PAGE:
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What is Tattoo Goo®?

Lavender can be added as an ingredient in Tattoo Goo® for extra scent or color.
Tattoo Goo contains beeswax.
Tattoos are vulnerable to damage while they are healing.
Tattoo Goo is an aftercare product which is designed to promote the healing of new tattoos.
A tattoo machine.
Olive oil, one of the ingredients in Tattoo Goo®.
Tattoo Goo® can help with chapped lips.
Cocoa butter in an ingredient of the original Tattoo Goo.
Salves made specifically for tattoos are often a better choice than general ointments when caring for a new tattoo.
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  • Written By: Mary McMahon
  • Edited By: O. Wallace
  • Last Modified Date: 20 September 2014
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Tattoo Goo® is a tattoo aftercare product which is designed to promote healing of new tattoos and to keep older tattoos staying fresh, crisp, and clear. This product is only one among a broad assortment of products formulated specifically for tattoos, but it has acquired a favorable reputation among many tattoo artists. In addition to being used for tattoos, Tattoo Goo® can also be used on sunburns, chapped lips, and a variety of other skin care needs.

The original Tattoo Goo® is a salve which comes in a metal tin. It includes olive oil, beeswax, cocoa butter, wheat germ oil, lavender, vitamin E, sunflower oil, and a green dye which is designed to make the color of Tattoo Goo® more appealing. The ingredients have been carefully chosen for their abilities to moisturize without clogging pores, and Tattoo Goo® is designed to be as hypoallergenic as possible. In clinical testing in 2008, Tattoo Goo® received the mark of approval from dermatologists.

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In addition to the original salve, the company also makes a gel, a lotion, and a stick form of Tattoo Goo® which also includes sunscreen to protect tattoos, along with a soap which can be used on piercings and tattoos. The company also manufactures piercing aftercare products, and a line of Tattoo Goo® products designed for people involved in extreme sports. The formulation is altered periodically to address changing information in the world of skincare. For example, Tattoo Goo® used to include comfrey, but this herb was removed due to Food and Drug Administration concerns about the safety of comfrey.

In tattoo studios which use Tattoo Goo®, tattoo artists often apply a layer of Tattoo Goo® to a freshly-completed tattoo, and encourage their patrons to continue using the product throughout the healing process. Some tattoo studios sell Tattoo Goo®, and it can also be purchased at stores which specialize in tattoo and body piercing needs, and directly through the company.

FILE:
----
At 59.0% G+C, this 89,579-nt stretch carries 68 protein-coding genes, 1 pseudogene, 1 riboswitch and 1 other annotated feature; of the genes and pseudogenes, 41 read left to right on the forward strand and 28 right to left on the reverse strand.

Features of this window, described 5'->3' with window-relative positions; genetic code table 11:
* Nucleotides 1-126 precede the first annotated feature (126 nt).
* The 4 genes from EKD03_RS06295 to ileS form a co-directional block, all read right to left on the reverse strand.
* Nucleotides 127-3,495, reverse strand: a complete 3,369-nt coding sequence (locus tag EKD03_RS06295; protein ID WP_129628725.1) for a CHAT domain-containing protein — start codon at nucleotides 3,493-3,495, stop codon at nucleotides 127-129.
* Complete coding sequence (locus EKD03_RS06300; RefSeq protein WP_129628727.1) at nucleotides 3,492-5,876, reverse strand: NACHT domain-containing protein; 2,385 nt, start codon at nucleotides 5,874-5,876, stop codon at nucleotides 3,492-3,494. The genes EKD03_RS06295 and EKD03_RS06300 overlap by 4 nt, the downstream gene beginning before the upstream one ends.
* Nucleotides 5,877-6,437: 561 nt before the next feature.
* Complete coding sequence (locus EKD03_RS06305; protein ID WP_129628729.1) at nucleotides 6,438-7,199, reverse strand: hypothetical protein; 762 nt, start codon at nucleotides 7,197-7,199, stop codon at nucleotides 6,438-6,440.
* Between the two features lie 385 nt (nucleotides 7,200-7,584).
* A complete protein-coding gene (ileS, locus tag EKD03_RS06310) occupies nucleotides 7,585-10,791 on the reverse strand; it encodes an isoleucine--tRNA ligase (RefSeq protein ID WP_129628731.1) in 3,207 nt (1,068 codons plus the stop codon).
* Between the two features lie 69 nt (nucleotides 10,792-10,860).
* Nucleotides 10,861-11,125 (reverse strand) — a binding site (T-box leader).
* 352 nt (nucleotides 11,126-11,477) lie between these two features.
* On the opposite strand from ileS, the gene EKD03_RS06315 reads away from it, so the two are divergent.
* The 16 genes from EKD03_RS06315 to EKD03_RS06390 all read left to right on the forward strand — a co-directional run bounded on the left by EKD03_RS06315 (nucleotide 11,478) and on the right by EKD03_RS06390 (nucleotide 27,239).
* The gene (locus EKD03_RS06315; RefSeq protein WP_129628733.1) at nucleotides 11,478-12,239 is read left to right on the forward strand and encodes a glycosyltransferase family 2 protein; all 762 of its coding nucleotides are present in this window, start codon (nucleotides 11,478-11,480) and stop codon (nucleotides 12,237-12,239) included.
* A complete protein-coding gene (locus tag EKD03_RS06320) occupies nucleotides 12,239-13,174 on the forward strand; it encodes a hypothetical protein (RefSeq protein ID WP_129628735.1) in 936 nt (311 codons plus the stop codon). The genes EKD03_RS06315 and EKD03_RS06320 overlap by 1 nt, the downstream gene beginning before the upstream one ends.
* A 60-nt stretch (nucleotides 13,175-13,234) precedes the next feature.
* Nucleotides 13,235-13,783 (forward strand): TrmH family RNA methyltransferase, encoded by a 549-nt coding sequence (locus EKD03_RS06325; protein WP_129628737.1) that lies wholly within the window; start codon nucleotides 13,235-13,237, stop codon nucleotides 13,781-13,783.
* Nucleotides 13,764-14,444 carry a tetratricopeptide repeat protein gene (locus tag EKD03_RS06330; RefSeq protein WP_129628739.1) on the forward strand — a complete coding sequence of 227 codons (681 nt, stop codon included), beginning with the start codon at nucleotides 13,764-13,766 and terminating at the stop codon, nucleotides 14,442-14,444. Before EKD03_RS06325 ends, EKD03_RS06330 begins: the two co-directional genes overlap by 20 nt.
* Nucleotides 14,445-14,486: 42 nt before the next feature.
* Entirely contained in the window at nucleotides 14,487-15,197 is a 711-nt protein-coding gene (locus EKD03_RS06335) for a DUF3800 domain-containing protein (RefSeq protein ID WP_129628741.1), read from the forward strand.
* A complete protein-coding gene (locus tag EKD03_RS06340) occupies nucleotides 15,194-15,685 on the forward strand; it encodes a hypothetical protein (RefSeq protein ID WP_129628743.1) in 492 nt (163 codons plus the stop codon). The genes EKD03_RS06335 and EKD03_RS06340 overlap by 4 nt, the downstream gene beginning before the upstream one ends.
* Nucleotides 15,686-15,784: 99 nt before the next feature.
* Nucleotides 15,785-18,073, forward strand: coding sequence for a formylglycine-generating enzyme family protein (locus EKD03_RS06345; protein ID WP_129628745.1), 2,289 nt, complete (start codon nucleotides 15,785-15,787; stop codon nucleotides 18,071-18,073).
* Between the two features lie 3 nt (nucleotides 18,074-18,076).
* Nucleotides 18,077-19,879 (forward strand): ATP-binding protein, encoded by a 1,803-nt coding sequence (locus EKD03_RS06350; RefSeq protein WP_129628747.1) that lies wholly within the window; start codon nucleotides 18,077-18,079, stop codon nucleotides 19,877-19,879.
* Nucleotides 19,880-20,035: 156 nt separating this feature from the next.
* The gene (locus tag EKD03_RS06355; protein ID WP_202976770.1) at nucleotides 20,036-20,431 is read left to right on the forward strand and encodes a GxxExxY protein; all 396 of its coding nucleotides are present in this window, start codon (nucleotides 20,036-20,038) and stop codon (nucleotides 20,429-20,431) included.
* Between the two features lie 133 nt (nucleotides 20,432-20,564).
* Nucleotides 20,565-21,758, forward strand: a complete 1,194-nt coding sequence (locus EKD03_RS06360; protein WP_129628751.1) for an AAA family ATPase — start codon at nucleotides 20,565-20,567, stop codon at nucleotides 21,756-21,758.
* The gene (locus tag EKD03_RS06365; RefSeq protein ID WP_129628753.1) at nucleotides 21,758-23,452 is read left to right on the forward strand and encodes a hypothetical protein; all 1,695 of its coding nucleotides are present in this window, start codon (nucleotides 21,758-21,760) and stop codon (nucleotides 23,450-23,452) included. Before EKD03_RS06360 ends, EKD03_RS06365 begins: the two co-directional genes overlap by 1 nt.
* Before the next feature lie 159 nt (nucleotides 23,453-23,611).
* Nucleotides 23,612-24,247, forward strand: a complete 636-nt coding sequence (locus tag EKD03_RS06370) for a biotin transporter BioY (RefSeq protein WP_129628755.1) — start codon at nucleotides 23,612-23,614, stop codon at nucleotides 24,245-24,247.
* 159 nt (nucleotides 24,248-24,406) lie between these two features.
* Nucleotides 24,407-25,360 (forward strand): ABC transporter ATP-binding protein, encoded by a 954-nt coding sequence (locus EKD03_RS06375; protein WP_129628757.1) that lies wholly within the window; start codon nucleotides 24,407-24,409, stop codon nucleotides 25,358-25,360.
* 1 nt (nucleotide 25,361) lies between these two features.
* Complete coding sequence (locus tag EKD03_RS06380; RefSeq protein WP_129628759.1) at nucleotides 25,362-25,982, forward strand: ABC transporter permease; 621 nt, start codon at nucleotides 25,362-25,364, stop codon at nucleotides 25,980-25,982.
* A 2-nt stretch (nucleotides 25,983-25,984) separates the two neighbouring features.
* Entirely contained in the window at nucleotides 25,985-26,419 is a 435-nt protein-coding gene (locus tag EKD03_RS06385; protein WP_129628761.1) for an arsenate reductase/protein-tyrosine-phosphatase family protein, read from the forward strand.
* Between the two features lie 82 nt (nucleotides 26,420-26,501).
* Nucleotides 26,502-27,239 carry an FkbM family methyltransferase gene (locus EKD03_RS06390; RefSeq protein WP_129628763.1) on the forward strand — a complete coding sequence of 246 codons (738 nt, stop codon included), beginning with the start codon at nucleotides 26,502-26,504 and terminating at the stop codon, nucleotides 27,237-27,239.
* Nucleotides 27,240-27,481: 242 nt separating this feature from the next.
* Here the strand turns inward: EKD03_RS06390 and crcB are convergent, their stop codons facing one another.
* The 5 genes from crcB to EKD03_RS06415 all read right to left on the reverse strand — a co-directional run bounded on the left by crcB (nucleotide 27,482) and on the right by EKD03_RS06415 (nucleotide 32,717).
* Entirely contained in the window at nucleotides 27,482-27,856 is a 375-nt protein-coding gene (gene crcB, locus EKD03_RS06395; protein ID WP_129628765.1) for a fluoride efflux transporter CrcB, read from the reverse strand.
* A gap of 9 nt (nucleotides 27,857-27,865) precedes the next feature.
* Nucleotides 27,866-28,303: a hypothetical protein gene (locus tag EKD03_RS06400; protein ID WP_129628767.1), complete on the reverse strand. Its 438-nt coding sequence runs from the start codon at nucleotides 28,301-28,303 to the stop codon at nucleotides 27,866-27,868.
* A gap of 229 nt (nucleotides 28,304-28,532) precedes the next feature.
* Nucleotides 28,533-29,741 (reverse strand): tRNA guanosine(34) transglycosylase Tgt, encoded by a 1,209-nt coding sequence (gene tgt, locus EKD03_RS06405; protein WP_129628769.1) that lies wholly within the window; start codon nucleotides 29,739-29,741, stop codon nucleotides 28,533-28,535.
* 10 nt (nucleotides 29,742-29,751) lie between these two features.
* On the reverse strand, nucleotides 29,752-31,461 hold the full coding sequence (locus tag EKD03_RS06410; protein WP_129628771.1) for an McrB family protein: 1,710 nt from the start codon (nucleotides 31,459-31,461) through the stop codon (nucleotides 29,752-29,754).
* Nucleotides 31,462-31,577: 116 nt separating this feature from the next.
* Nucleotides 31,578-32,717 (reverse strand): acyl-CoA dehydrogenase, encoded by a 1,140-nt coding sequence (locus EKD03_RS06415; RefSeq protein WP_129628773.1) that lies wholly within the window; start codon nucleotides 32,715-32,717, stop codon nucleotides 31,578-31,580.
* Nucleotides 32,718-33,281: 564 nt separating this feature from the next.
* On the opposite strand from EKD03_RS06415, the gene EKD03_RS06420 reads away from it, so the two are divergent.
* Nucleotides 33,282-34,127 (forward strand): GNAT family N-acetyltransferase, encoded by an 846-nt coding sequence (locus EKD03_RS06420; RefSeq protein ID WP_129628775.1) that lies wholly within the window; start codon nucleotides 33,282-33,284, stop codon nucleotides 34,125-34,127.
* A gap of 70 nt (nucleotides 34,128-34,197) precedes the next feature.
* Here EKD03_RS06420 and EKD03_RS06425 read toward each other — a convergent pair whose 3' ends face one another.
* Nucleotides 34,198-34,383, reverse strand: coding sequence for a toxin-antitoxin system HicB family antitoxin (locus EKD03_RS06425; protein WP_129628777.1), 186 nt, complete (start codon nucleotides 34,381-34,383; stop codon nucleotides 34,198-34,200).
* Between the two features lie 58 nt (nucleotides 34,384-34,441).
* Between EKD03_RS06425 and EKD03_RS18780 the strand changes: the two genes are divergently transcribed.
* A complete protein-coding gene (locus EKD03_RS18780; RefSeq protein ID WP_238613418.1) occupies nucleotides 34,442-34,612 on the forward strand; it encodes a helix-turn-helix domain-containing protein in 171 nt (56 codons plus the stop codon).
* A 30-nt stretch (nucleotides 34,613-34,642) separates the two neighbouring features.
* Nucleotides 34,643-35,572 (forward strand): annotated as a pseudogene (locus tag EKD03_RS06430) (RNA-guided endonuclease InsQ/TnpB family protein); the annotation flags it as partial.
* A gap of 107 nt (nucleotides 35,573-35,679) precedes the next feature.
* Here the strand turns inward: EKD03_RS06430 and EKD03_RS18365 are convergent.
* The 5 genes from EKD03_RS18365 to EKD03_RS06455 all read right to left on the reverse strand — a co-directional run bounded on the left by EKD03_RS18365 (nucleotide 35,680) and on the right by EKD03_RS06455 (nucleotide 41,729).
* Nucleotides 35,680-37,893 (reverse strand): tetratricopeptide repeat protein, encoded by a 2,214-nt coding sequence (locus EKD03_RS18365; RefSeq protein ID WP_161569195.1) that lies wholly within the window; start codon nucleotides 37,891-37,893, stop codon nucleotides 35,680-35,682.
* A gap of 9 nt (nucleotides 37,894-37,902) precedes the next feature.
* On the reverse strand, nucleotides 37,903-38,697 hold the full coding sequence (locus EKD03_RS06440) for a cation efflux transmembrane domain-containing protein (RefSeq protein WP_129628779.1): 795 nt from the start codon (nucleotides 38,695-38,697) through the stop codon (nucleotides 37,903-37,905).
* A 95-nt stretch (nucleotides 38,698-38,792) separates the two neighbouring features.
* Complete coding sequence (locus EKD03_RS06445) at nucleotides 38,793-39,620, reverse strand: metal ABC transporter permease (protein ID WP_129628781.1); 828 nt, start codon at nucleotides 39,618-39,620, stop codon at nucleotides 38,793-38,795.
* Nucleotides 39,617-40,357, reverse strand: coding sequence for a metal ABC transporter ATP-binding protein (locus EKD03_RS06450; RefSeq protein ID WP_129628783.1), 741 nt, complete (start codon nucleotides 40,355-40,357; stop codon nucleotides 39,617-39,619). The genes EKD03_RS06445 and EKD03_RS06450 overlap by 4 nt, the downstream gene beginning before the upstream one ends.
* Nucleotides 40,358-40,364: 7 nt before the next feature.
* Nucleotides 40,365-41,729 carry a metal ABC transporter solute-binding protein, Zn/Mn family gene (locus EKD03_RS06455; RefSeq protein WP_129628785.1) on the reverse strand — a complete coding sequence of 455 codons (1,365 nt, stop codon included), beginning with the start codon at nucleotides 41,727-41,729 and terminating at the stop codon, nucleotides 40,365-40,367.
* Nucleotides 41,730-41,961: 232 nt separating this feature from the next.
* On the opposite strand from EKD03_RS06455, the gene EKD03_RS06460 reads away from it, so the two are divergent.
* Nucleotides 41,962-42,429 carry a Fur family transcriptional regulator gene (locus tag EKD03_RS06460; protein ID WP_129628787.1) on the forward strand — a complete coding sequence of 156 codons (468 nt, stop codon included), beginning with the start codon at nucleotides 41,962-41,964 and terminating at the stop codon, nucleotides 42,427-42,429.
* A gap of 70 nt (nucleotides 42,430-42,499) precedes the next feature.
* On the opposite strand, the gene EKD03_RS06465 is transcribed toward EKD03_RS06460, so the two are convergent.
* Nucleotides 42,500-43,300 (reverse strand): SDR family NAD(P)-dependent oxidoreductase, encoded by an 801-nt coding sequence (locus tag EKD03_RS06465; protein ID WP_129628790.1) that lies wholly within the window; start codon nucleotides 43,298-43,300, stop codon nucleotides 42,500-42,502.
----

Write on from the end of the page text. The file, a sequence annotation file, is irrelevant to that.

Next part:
Because Tattoo Goo® is relatively hypoallergenic and very gentle on skin, some people like to use it for an assortment of skin care issues in addition to tattoo care. Tattoo Goo® is gentle enough to be used on the face, and it has deep moisturizing abilities which can help soothe cracked and dried skin, especially on the elbows and knees. The soothing properties designed to promote tattoo healing can also benefit sunburns and other sources of skin irritation.

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mitchell14
Post 3

@KaBoom I didn't know about tattoo goo lotion either. I am thinking about getting a tattoo, and it is helpful to know these products are out there.

Of course, from what I know from my friends with tattoos, it is even more important to go to a quality artist in the first place; if you go to a cheap tattoo artist, even if it is a safe environment, the inks and other supplies are not always as good, and the tattoos fade a lot. It's important to ask around and do research in your area before you decide.

JaneAir
Post 2

@KaBoom - One of my friends is a tattoo aficionado of sorts, and he really likes Tattoo Goo. He's gotten his tattoos over a number of years, so he's used a lot of different products for tattoo healing.

He says Tattoo Goo is the best one he's come across. Normally he likes to buy it online though, versus buying it in a tattoo shop. Like most things, Tattoo Goo is usually cheaper online than in a store.

KaBoom
Post 1

Wow! It's been awhile since I got my last tattoo. At that time, there weren't any specialized tattoo products, at least that I knew of. The tattoo artist just told me to use plain old Lubriderm lotion! It worked alright, but I have a feeling that Tattoo Goo probably works better!

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